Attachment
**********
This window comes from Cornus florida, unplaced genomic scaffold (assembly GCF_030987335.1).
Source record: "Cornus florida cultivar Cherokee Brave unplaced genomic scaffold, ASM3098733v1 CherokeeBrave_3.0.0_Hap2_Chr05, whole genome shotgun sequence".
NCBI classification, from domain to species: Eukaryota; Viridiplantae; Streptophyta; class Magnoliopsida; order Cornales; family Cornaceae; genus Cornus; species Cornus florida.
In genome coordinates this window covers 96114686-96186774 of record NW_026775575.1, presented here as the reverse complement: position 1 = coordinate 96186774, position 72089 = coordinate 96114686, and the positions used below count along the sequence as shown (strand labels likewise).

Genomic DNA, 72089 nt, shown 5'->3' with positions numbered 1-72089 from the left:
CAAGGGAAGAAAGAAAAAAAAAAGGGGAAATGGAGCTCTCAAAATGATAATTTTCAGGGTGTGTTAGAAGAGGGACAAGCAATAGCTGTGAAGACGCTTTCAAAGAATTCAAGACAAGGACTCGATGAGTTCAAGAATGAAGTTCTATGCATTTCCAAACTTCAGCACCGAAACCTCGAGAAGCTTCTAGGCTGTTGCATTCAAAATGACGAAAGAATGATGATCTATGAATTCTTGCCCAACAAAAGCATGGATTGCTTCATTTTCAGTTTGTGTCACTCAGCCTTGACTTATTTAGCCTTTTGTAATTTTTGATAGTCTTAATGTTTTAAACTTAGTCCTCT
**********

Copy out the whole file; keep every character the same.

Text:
This window comes from Cornus florida, unplaced genomic scaffold (assembly GCF_030987335.1).
Source record: "Cornus florida cultivar Cherokee Brave unplaced genomic scaffold, ASM3098733v1 CherokeeBrave_3.0.0_Hap2_Chr05, whole genome shotgun sequence".
NCBI classification, from domain to species: Eukaryota; Viridiplantae; Streptophyta; class Magnoliopsida; order Cornales; family Cornaceae; genus Cornus; species Cornus florida.
In genome coordinates this window covers 96114686-96186774 of record NW_026775575.1, presented here as the reverse complement: position 1 = coordinate 96186774, position 72089 = coordinate 96114686, and the positions used below count along the sequence as shown (strand labels likewise).

Genomic DNA, 72089 nt, shown 5'->3' with positions numbered 1-72089 from the left:
CAAGGGAAGAAAGAAAAAAAAAAGGGGAAATGGAGCTCTCAAAATGATAATTTTCAGGGTGTGTTAGAAGAGGGACAAGCAATAGCTGTGAAGACGCTTTCAAAGAATTCAAGACAAGGACTCGATGAGTTCAAGAATGAAGTTCTATGCATTTCCAAACTTCAGCACCGAAACCTCGAGAAGCTTCTAGGCTGTTGCATTCAAAATGACGAAAGAATGATGATCTATGAATTCTTGCCCAACAAAAGCATGGATTGCTTCATTTTCAGTTTGTGTCACTCAGCCTTGACTTATTTAGCCTTTTGTAATTTTTGATAGTCTTAATGTTTTAAACTTAGTCCTCT